Although it is still largely limited to the olive pro- ducing regions, olive oil consumption in Turkey is increasing as people become more health conscious. Previously standing at 1.5 kg, per capita consumption has now reached 2 kg thanks to promotion showcas- ing the health benefits of olive oil. Consumers have also recently started to become more knowledge- able about the different olive varieties and the way in which olive oils can vary in taste according to their geographical origin. As a result, consumer demand for monovarietal olive oils is growing and there are more and more gourmet shops. These developments have had a positive impact on the image of olive oil, which is no longer perceived by consumers merely as a food staple but as a select product available in a wide range of variants: flavoured, cold press, early or late harvest, unfiltered, etc. As the understanding of the health benefits of olive oil has increased, so has con- sumer demand for cosmetic applications of olive oil, for instance in soaps and hand creams.
Olives and olive oil are also very important agri- cultural products and high-potential exports for the Turkish economy. There are estimated to be between 1000 and 1100 processing facilities in rural areas where some 1 million tonnes of olives are processed per sea- son. Export volume varies depending on the olive harvest and the level of production in other producer countries. Over the last five crop years exports have av- eraged 33 000 t.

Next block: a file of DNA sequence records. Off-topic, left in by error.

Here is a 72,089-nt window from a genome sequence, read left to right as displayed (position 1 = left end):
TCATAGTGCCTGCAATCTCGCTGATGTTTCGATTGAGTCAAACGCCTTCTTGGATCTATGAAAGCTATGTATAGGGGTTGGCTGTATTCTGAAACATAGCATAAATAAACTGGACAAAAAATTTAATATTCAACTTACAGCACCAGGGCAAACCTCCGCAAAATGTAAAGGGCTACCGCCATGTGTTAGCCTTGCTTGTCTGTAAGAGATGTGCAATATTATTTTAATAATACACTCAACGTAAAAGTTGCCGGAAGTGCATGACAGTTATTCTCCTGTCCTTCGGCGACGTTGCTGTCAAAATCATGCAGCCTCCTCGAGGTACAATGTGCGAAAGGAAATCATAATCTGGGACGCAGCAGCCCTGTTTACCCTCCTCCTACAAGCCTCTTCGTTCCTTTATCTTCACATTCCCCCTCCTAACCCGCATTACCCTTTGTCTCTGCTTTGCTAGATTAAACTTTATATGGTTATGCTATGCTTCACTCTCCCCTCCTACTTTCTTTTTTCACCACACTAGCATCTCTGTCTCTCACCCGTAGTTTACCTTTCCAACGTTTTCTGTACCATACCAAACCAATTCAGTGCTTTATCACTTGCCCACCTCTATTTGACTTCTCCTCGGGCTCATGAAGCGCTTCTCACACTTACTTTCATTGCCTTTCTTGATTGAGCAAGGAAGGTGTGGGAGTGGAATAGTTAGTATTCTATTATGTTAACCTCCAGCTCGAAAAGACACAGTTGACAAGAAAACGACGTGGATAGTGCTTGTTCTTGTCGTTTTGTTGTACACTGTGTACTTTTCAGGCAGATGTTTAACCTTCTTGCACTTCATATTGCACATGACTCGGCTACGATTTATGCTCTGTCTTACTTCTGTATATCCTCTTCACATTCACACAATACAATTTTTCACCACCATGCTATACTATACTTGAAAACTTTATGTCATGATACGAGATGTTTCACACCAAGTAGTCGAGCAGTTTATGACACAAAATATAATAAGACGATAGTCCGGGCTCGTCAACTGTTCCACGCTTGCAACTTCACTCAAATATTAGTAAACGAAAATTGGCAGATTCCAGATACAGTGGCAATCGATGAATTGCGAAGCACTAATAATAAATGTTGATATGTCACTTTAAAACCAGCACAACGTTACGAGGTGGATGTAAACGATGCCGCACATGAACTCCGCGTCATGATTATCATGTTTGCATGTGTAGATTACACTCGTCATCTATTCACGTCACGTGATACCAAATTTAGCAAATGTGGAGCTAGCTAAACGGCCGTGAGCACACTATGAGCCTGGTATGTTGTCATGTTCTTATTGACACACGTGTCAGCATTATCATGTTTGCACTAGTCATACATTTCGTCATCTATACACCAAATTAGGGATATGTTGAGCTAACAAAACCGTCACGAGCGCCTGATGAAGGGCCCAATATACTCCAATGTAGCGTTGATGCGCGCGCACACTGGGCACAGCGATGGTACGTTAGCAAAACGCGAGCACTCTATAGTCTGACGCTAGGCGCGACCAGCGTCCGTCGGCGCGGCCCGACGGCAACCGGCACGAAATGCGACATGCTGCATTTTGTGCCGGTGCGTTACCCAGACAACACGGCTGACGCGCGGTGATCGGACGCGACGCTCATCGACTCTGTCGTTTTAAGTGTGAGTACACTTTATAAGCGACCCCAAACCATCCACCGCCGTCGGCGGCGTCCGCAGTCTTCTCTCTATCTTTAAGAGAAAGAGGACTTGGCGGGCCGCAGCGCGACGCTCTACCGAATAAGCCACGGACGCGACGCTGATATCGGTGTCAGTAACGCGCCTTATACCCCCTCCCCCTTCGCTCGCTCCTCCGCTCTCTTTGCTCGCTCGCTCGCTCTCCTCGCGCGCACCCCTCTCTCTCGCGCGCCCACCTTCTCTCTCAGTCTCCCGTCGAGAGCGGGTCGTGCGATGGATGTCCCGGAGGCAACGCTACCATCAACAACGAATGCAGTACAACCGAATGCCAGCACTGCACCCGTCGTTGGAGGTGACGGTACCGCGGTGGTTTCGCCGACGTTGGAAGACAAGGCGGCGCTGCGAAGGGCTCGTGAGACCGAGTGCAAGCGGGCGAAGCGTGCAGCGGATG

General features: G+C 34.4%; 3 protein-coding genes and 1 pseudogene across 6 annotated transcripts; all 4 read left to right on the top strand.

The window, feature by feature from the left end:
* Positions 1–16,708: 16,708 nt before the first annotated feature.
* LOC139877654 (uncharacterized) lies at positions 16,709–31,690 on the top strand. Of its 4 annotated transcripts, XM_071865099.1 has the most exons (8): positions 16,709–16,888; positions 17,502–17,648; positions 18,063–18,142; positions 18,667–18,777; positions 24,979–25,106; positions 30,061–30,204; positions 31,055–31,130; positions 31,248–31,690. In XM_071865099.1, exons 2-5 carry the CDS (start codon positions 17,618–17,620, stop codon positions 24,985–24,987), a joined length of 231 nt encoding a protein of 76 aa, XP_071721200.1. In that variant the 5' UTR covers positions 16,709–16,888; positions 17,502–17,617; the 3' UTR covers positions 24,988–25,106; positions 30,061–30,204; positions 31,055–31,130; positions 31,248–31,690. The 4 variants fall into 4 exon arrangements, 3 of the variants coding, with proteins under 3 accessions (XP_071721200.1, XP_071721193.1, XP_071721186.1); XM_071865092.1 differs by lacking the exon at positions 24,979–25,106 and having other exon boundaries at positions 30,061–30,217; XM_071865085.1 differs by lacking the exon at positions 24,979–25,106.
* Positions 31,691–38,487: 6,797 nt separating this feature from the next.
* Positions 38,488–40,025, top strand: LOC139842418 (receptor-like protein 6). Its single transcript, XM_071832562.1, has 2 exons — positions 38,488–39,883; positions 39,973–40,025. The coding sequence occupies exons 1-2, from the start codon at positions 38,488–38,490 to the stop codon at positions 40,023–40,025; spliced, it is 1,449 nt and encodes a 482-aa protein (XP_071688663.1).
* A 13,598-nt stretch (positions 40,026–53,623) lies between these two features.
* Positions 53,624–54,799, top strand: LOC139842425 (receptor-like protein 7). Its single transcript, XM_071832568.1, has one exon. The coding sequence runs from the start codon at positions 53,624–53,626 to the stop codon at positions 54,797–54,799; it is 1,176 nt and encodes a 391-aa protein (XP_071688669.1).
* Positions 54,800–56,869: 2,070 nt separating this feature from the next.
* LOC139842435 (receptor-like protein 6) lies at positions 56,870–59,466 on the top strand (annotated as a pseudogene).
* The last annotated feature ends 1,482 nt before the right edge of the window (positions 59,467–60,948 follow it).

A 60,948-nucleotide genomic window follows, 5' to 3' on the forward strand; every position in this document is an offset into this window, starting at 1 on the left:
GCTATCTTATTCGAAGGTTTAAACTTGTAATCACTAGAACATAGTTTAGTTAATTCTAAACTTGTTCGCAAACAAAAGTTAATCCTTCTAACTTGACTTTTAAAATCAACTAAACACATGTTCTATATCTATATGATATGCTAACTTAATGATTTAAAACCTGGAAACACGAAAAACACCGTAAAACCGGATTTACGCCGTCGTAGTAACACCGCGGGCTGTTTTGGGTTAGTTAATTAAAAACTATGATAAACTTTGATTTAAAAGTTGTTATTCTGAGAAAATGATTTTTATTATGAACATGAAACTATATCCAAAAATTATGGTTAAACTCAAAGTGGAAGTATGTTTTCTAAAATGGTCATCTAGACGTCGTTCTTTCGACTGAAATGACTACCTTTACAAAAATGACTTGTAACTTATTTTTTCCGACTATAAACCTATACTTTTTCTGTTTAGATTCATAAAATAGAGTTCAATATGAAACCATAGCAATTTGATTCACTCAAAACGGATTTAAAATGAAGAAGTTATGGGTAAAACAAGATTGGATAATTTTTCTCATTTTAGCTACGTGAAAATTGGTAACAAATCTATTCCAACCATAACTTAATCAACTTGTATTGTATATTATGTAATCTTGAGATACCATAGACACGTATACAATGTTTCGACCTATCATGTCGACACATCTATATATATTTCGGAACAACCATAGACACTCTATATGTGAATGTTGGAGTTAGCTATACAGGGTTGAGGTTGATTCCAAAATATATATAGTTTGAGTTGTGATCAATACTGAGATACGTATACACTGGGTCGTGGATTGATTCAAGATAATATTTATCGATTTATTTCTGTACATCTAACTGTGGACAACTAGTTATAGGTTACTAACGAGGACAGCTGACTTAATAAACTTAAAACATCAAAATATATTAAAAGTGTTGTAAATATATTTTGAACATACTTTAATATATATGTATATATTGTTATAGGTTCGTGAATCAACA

Turkey’s Ministry of Food, Agriculture and Live- stock has fixed a target of 450 000 t for olive oil pro- duction. The increase in olive planting and the growing interest in olive cultivation, coupled with investment in modern orchard, production and storage facilities, all go to show that the sector believes this target can be achieved. If it does so in the short term, olive oil will gain in prominence at the domestic level and Turkey will consolidate its position as an international player in the olive world.
Olives, a feature of Turkey since 4000 BC